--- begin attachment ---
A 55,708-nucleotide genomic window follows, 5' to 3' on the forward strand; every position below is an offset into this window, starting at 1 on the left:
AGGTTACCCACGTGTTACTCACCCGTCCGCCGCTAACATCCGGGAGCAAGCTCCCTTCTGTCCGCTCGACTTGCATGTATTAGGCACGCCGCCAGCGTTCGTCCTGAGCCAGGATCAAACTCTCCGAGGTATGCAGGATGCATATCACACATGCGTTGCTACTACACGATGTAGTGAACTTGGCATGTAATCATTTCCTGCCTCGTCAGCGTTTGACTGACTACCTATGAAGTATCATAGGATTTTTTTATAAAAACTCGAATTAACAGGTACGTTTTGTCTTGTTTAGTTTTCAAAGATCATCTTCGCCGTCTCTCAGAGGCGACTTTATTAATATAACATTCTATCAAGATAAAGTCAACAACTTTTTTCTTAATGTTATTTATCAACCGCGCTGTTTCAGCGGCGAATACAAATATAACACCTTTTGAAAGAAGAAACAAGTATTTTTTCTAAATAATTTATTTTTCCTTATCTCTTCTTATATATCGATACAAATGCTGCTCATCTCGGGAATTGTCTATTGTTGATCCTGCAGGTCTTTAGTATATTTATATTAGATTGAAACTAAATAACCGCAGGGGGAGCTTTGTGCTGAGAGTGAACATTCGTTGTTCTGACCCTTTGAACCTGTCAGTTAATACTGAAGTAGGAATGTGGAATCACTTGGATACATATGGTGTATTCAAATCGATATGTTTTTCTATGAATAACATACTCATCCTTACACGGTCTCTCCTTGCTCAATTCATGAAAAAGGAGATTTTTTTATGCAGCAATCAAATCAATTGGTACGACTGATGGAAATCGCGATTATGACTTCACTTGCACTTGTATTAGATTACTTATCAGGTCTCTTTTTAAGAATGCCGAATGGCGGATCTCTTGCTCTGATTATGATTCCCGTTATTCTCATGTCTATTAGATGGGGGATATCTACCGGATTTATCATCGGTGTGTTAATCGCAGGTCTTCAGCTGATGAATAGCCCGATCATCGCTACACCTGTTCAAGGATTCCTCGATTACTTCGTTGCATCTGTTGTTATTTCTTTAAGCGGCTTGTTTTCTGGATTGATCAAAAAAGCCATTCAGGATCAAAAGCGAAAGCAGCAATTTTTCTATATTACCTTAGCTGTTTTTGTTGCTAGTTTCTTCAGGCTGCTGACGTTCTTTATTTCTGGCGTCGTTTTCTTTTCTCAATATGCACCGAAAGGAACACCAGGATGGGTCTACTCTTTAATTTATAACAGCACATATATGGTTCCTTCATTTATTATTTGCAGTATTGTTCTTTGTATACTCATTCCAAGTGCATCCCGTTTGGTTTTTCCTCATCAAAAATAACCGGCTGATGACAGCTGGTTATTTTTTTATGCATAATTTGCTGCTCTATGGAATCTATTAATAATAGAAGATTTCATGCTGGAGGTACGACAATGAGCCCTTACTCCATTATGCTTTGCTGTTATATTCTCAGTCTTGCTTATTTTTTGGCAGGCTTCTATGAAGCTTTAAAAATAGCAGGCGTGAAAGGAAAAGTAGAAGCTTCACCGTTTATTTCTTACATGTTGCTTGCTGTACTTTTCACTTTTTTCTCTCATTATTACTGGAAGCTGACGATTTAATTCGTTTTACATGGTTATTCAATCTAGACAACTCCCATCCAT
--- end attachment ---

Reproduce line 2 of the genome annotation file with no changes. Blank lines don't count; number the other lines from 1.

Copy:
AGGTTACCCACGTGTTACTCACCCGTCCGCCGCTAACATCCGGGAGCAAGCTCCCTTCTGTCCGCTCGACTTGCATGTATTAGGCACGCCGCCAGCGTTCGTCCTGAGCCAGGATCAAACTCTCCGAGGTATGCAGGATGCATATCACACATGCGTTGCTACTACACGATGTAGTGAACTTGGCATGTAATCATTTCCTGCCTCGTCAGCGTTTGACTGACTACCTATGAAGTATCATAGGATTTTTTTATAAAAACTCGAATTAACAGGTACGTTTTGTCTTGTTTAGTTTTCAAAGATCATCTTCGCCGTCTCTCAGAGGCGACTTTATTAATATAACATTCTATCAAGATAAAGTCAACAACTTTTTTCTTAATGTTATTTATCAACCGCGCTGTTTCAGCGGCGAATACAAATATAACACCTTTTGAAAGAAGAAACAAGTATTTTTTCTAAATAATTTATTTTTCCTTATCTCTTCTTATATATCGATACAAATGCTGCTCATCTCGGGAATTGTCTATTGTTGATCCTGCAGGTCTTTAGTATATTTATATTAGATTGAAACTAAATAACCGCAGGGGGAGCTTTGTGCTGAGAGTGAACATTCGTTGTTCTGACCCTTTGAACCTGTCAGTTAATACTGAAGTAGGAATGTGGAATCACTTGGATACATATGGTGTATTCAAATCGATATGTTTTTCTATGAATAACATACTCATCCTTACACGGTCTCTCCTTGCTCAATTCATGAAAAAGGAGATTTTTTTATGCAGCAATCAAATCAATTGGTACGACTGATGGAAATCGCGATTATGACTTCACTTGCACTTGTATTAGATTACTTATCAGGTCTCTTTTTAAGAATGCCGAATGGCGGATCTCTTGCTCTGATTATGATTCCCGTTATTCTCATGTCTATTAGATGGGGGATATCTACCGGATTTATCATCGGTGTGTTAATCGCAGGTCTTCAGCTGATGAATAGCCCGATCATCGCTACACCTGTTCAAGGATTCCTCGATTACTTCGTTGCATCTGTTGTTATTTCTTTAAGCGGCTTGTTTTCTGGATTGATCAAAAAAGCCATTCAGGATCAAAAGCGAAAGCAGCAATTTTTCTATATTACCTTAGCTGTTTTTGTTGCTAGTTTCTTCAGGCTGCTGACGTTCTTTATTTCTGGCGTCGTTTTCTTTTCTCAATATGCACCGAAAGGAACACCAGGATGGGTCTACTCTTTAATTTATAACAGCACATATATGGTTCCTTCATTTATTATTTGCAGTATTGTTCTTTGTATACTCATTCCAAGTGCATCCCGTTTGGTTTTTCCTCATCAAAAATAACCGGCTGATGACAGCTGGTTATTTTTTTATGCATAATTTGCTGCTCTATGGAATCTATTAATAATAGAAGATTTCATGCTGGAGGTACGACAATGAGCCCTTACTCCATTATGCTTTGCTGTTATATTCTCAGTCTTGCTTATTTTTTGGCAGGCTTCTATGAAGCTTTAAAAATAGCAGGCGTGAAAGGAAAAGTAGAAGCTTCACCGTTTATTTCTTACATGTTGCTTGCTGTACTTTTCACTTTTTTCTCTCATTATTACTGGAAGCTGACGATTTAATTCGTTTTACATGGTTATTCAATCTAGACAACTCCCATCCAT